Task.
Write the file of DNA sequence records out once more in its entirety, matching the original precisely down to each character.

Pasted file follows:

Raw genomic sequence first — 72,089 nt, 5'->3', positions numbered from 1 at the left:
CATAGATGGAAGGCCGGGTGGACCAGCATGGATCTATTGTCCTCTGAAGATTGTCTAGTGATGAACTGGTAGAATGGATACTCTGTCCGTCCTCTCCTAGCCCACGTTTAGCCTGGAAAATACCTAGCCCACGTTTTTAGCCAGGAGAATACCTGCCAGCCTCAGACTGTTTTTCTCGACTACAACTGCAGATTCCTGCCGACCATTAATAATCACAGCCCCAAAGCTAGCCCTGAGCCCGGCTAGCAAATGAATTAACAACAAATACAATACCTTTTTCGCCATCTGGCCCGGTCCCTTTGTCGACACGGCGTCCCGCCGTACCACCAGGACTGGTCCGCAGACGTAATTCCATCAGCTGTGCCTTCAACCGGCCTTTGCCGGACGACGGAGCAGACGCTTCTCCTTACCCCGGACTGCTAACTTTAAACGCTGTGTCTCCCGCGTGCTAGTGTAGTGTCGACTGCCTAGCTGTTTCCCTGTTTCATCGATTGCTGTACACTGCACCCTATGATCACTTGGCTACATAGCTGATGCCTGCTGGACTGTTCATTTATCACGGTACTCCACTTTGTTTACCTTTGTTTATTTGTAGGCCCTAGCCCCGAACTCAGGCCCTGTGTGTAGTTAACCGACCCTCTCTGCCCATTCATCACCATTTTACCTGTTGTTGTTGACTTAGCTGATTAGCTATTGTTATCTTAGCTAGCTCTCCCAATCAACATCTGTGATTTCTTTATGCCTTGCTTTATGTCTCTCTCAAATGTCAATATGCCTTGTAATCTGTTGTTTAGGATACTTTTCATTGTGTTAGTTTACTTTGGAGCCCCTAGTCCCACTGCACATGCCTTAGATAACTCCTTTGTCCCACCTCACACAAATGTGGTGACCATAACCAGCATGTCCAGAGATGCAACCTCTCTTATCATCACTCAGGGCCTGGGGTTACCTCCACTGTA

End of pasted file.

Raw genomic sequence first — 72,089 nt, 5'->3', positions numbered from 1 at the left:
CATAGATGGAAGGCCGGGTGGACCAGCATGGATCTATTGTCCTCTGAAGATTGTCTAGTGATGAACTGGTAGAATGGATACTCTGTCCGTCCTCTCCTAGCCCACGTTTAGCCTGGAAAATACCTAGCCCACGTTTTTAGCCAGGAGAATACCTGCCAGCCTCAGACTGTTTTTCTCGACTACAACTGCAGATTCCTGCCGACCATTAATAATCACAGCCCCAAAGCTAGCCCTGAGCCCGGCTAGCAAATGAATTAACAACAAATACAATACCTTTTTCGCCATCTGGCCCGGTCCCTTTGTCGACACGGCGTCCCGCCGTACCACCAGGACTGGTCCGCAGACGTAATTCCATCAGCTGTGCCTTCAACCGGCCTTTGCCGGACGACGGAGCAGACGCTTCTCCTTACCCCGGACTGCTAACTTTAAACGCTGTGTCTCCCGCGTGCTAGTGTAGTGTCGACTGCCTAGCTGTTTCCCTGTTTCATCGATTGCTGTACACTGCACCCTATGATCACTTGGCTACATAGCTGATGCCTGCTGGACTGTTCATTTATCACGGTACTCCACTTTGTTTACCTTTGTTTATTTGTAGGCCCTAGCCCCGAACTCAGGCCCTGTGTGTAGTTAACCGACCCTCTCTGCCCATTCATCACCATTTTACCTGTTGTTGTTGACTTAGCTGATTAGCTATTGTTATCTTAGCTAGCTCTCCCAATCAACATCTGTGATTTCTTTATGCCTTGCTTTATGTCTCTCTCAAATGTCAATATGCCTTGTAATCTGTTGTTTAGGATACTTTTCATTGTGTTAGTTTACTTTGGAGCCCCTAGTCCCACTGCACATGCCTTAGATAACTCCTTTGTCCCACCTCACACAAATGTGGTGACCATAACCAGCATGTCCAGAGATGCAACCTCTCTTATCATCACTCAGGGCCTGGGGTTACCTCCACTGTA